Context and Development of Irish Literature:
History, Poetry, Landscape
The Period of Conquest and Rebellion, page 3
With the Irish aristocracy gone, particularly in the North,
which was closest to Britain, land and power were available to
be seized by colonists from abroad. Thus began the Ulster
Plantation, when mainly Scottish Presbyterians flocked to
the North of Ireland, the area of Ulster [roughly
equivalent to today's Northern Ireland--see map].
These colonists came partly to escape England, where the official
Anglican Church persecuted the more radical sects of
Protestantism. (This migration runs parallel to the
English Puritans and their flight to the "new world"
of America, which occurred at virtually the very same time). Gradually
these radical Protestants, called "dissenters,"
would present a third term in Anglo-Irish politics, along with
native Irish Catholics and ruling British Anglicans--a third
term that is very much alive today in Northern Ireland, in Dr.
Ian Paisley's Democratic Unionist Party, based largely
within the Presbyterian tradition.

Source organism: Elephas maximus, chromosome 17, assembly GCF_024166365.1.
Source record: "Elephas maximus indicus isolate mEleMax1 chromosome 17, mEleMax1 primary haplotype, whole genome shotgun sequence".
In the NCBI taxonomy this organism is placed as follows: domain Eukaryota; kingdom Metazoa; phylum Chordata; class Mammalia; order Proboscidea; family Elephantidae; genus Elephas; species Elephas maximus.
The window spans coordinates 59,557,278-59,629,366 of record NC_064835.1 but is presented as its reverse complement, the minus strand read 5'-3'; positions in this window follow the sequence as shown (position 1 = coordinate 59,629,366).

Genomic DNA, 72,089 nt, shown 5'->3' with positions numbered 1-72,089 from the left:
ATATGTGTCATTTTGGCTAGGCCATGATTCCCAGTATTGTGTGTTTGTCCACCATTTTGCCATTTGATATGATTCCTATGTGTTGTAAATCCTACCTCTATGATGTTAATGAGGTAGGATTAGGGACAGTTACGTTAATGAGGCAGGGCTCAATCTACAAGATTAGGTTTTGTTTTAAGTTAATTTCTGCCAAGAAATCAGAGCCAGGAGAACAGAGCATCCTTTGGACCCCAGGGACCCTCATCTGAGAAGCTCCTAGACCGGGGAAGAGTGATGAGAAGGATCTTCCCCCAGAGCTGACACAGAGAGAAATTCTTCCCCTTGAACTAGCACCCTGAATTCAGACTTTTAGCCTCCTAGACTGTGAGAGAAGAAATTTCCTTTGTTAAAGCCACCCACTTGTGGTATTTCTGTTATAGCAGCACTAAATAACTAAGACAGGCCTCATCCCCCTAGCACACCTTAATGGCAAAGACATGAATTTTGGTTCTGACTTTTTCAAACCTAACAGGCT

One of the greatest poems from this period, "Cill
Chais" or "Kilcash," tells of this ravaging of both the
people and the landscape of Ireland in the 17th
century. "Cill Chais" opens with a lament for
the wasting of the Irish country itself, and then moves to
consider the concomitant destruction of Irish culture,
hospitality, and generosity in the face of the
invaders. The poem states that "the prince of
the Gael is abroad," alluding to the flight of the Irish
aristocracy for Catholic France and Spain. But the poem
closes with the hope that somehow Ireland will rise again in
"Cill Chais" is a wonderful example of the oral
quality and the musical element in Irish poetry. It is
both a famous poem, and a well-known folk song. In the
link below, you can hear the poem's opening stanza being read
in the original Irish, and then you can hear the poem
sung. The traditional folk tune is still recognizable
to Irish people today (an elderly woman at the Muckross Farms
heard me whistling it in the spring of 2002, and instantly
told me what the tune was).
Click here to experience